Science

Smart bricks would enable walls capable of generating electricity, clean water and oxygen

Researchers are developing "smart bricks" that will produce power, water and other resources thanks to microbial fuel cells
Researchers are developing "smart bricks" that will produce power, water and other resources thanks to microbial fuel cells
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Researchers are developing "smart bricks" that will produce power, water and other resources thanks to microbial fuel cells
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Researchers are developing "smart bricks" that will produce power, water and other resources thanks to microbial fuel cells

A lot of things are becoming "smart" these days, but bricks might not be something you'd expect to be added to the list. On the way to buildings that act like "large-scale living organisms," scientists at the University of the West of England (UWE Bristol) are developing smart bricks that would make use of microbes to recycle wastewater, generate electricity and produce oxygen.

Microbial fuel cells (MFCs), which will be embedded in the bricks to give them their "smart" capabilities, have proven handy in the past, with researchers demonstrating how they can be used to generate electricity from human urine, dead flies or just plain old mud.

"Microbial fuel cells are energy transducers that exploit the metabolic activity of the constituent microbes to break down organic waste and generate electricity," says Ioannis Ieropoulos, professor at UWE Bristol's Robotics Laboratory. "This is a novel application for MFC modules to be made into actuating building blocks as part of wall structures. This will allow us to explore the possibility of treating household waste, generating useful levels of electricity, and have 'active programmable' walls within our living environments."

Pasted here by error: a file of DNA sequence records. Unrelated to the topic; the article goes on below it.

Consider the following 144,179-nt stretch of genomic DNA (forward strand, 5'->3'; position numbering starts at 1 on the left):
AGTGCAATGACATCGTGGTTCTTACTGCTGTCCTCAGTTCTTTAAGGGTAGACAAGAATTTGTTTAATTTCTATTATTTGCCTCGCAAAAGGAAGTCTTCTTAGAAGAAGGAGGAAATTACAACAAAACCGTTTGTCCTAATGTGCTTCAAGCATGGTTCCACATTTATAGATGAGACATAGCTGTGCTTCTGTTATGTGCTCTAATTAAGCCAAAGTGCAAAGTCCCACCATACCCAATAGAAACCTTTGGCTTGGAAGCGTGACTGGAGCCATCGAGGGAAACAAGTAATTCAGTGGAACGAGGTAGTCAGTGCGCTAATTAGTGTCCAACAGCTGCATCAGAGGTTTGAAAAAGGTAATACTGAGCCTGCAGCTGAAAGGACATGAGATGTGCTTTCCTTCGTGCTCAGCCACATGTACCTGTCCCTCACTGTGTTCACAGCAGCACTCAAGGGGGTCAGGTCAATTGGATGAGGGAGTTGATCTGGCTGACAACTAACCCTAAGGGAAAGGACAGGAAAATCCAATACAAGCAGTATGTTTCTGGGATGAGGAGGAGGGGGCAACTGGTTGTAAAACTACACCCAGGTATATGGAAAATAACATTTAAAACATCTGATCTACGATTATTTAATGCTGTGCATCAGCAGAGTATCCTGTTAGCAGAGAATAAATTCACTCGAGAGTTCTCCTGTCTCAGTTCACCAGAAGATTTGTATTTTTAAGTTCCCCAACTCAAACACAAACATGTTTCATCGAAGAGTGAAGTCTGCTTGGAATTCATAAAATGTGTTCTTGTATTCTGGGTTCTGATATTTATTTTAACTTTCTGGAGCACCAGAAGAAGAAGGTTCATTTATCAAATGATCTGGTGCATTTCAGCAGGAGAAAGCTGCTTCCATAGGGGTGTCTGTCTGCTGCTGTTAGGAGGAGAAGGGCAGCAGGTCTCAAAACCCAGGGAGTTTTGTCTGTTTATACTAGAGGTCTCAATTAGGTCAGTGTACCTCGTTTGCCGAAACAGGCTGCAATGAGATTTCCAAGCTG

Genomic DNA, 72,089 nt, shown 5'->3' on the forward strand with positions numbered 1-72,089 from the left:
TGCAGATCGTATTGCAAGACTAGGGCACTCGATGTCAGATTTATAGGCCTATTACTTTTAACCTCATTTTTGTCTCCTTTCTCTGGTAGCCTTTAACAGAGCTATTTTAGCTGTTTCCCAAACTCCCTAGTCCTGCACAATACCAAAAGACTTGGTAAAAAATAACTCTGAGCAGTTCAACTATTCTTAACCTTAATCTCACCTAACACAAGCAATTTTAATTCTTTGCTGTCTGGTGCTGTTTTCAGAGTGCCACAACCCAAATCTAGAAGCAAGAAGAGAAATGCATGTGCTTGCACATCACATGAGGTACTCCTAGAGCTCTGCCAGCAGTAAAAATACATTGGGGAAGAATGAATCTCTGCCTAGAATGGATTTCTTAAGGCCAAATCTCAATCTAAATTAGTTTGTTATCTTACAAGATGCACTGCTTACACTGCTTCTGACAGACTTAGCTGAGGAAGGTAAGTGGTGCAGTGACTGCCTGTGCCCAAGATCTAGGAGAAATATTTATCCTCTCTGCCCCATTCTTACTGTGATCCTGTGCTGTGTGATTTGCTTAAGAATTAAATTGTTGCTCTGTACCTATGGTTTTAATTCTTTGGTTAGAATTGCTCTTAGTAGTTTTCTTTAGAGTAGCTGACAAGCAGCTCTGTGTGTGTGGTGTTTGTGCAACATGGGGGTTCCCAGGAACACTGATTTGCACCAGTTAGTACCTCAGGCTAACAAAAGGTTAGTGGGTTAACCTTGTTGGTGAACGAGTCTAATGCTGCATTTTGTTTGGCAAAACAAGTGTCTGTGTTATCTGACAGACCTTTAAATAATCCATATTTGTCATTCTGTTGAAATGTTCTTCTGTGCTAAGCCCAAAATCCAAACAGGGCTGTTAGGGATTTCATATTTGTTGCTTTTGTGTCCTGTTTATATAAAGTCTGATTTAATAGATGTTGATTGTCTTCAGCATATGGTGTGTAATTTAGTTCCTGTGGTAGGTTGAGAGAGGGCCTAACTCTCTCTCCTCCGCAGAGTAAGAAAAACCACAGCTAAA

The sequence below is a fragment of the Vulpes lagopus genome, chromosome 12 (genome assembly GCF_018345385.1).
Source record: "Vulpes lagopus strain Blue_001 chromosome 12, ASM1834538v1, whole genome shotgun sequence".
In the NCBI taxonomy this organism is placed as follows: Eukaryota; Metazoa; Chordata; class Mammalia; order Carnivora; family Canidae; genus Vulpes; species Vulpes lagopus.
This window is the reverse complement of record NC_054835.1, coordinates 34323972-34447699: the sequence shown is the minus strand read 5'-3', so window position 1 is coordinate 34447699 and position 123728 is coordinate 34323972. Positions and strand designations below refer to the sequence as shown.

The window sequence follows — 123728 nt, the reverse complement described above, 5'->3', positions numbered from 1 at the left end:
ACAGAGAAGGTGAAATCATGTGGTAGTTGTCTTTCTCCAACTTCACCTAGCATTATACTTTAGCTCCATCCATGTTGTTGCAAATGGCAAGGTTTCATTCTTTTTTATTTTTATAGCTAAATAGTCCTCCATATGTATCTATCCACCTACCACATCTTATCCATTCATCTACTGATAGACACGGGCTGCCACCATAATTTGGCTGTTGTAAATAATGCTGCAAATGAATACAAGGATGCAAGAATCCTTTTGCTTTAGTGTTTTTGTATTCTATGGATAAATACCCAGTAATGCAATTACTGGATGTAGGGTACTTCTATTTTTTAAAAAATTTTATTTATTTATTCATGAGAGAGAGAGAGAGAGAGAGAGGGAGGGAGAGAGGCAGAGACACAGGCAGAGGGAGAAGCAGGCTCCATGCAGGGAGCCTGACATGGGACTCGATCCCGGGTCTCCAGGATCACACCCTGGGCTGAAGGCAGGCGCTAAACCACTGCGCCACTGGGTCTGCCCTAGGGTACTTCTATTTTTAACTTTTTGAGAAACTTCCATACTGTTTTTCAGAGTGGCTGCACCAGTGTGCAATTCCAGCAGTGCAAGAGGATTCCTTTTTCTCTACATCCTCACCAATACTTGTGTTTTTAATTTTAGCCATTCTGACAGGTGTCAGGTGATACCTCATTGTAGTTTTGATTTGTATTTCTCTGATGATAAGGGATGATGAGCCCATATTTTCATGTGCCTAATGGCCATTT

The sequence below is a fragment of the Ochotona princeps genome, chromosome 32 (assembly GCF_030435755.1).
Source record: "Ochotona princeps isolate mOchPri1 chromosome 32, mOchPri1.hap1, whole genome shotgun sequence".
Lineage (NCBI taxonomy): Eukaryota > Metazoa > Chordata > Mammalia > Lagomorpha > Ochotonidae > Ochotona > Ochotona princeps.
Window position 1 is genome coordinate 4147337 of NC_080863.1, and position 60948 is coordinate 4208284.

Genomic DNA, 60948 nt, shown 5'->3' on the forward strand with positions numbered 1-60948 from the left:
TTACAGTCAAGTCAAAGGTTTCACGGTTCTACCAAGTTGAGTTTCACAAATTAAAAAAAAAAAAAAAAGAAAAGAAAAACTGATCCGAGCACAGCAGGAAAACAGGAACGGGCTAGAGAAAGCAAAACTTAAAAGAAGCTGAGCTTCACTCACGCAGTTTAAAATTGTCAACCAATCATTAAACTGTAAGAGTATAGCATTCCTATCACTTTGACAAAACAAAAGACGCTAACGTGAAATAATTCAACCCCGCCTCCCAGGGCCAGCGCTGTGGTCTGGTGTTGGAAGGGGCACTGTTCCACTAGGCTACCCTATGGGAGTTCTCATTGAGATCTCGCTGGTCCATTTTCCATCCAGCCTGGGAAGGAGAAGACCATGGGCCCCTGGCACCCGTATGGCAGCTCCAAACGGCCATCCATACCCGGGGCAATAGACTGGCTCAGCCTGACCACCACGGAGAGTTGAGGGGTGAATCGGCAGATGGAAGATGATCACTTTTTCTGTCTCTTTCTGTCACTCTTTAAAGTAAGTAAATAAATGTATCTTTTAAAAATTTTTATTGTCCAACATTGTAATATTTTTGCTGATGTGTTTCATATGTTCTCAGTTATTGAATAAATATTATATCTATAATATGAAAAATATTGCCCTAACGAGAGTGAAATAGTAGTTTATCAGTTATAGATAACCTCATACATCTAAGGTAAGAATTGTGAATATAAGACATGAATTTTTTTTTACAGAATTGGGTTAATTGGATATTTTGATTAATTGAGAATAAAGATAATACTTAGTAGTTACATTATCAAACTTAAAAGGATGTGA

The researchers say the "living engines" of these walls will be able to sense the environment both outside and inside the building – including its human occupants – and react accordingly. Depending on how they're "programmed," these bioreactor walls will be able to take in inputs such as grey water, carbon dioxide, sunlight, algae, bacteria and nutrients, and in turn produce resources like "polished" water, oxygen, electricity, heat, biodegradable detergents, biomass and biofluorescence.

"The technologies we are developing aim to transform the places where we live and work enabling us to co-live with the building," says Andrew Adamatzky, the professor leading the UWE Bristol team. "Each smart brick is an electrical analogous computer. A building made of such bricks will be a massive-parallel computing processor."

With all these resources literally coming out of the walls, smart bricks are just one part of Living Architecture (LIAR), an ongoing project by institutions from across the UK and Europe which aims to tackle global sustainability issues.

Source: UWE Bristol

5 comments
Digitalclips
It makes sense however considering we haven't even started making roofs that are solar cells yet I expect anything like this is a ways off. I live in Florida and they still, in 2016, build house roofs with fake tiles or tar paper and shingles! The Governor won't even pass laws aimed at allowing self generated power back into the grid to offset charged from Florida Power and Light. I wonder why?
glorybe2
These new technologies sound wonderful but I have to wonder why if we can do such advanced things why do we have any challenges at all sheltering the poor or homeless. If these new technologies raise the cost of housing it may make things a lot worse for a majority of people.
Kpar
Digital Clips, it's been tried in California, and it hasn't worked out as planned. Too much, too soon? Maybe, or maybe the politicians overpromised (as usual). As to this article, what is the definition of "polished water"? Is it shiny?
BrianK56
Alternative energy is in full go mode. At this point I don't believe anyone can stop the process. It doesn't rely on government funding anymore, private companies are naturally moving forward looking for the best solutions and it appears that they are finding them.The next few years are going to be interesting to watch.
Lawnmowerman
This seems like a great idea but it is hard to tell from the article what this actually is. Nothing is said about flow streams or economics. Also, brick is generally a high end siding, rather than a building material. Which side does the insulation go on? A lot is left TBD.
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